Audio Recordings are admissible as document in Indian Courts, if they fulfill certain conditions as laid down by Apex Court in Ram Singh V Col. Ram Singh AIR 1986 SC 3
a) the voice of the speaker must be duly identified by the maker of the record or by others who recognize his voice. Where the maker has denied the voice it will require very strict proof to determine whether or not it was really the voice of the speaker.
b) The accuracy of the tape recorded statement has to be proved by the maker of the record by satisfactory evidence direct or circumstantial.
c) Every possibility of tempering with or erasure of a part of a tape recorded statement must be ruled out otherwise it may render the said statement out of context and, therefore, inadmissible.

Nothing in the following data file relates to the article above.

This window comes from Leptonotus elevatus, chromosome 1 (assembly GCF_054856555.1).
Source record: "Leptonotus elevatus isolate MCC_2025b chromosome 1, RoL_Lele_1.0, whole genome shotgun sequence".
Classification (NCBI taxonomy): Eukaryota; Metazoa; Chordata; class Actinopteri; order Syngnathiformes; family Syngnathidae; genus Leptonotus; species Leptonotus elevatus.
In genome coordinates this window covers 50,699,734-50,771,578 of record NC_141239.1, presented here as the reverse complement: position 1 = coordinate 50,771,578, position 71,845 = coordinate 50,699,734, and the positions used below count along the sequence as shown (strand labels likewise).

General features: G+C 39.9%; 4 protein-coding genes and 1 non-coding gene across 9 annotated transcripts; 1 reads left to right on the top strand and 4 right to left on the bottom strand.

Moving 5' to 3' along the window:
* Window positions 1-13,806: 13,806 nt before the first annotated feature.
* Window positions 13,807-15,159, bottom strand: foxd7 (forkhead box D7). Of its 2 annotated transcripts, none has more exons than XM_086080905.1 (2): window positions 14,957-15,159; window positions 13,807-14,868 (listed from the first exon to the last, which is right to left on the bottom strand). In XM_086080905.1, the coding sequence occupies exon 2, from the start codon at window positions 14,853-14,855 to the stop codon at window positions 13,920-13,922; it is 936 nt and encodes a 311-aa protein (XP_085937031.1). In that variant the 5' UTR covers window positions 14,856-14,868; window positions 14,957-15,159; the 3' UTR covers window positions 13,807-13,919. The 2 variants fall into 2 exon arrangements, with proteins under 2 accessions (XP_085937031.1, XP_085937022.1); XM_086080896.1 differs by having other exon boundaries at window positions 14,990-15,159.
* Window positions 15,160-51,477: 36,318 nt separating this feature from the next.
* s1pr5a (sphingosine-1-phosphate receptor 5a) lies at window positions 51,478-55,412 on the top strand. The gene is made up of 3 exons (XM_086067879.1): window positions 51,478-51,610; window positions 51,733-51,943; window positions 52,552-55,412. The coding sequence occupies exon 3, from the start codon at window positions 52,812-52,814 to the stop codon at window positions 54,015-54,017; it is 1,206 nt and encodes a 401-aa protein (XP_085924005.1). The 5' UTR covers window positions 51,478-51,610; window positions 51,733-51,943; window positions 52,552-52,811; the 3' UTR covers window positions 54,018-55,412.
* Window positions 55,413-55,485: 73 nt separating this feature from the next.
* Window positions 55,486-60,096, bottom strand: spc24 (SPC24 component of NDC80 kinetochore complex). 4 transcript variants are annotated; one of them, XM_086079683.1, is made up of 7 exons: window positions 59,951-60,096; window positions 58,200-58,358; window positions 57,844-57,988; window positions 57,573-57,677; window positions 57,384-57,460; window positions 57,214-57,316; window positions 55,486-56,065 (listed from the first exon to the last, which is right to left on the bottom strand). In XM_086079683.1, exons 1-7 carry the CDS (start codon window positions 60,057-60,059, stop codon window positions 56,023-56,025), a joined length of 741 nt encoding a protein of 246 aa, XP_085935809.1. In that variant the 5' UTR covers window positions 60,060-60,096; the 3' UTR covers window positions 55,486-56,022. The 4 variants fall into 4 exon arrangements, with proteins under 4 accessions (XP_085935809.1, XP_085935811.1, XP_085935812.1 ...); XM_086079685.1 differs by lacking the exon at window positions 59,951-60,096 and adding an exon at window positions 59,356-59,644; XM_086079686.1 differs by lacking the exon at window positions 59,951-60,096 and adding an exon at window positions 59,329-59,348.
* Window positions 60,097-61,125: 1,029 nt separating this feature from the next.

d) The statement must be relevant according to the rules of Evidence Act.
e) The recorded cassette must be carefully sealed and kept in safe or official custody.
f) The voice of the speaker should be clearly audible and not lost or distorted by other sounds or disturbance.
However, with the advancement of technology now the recordings can be on electronic media, in which case Affidavit u/s 65B be required and few other things need to be taken care in case it is recorded during phone conversations, which can be discussed, if the question has more clarity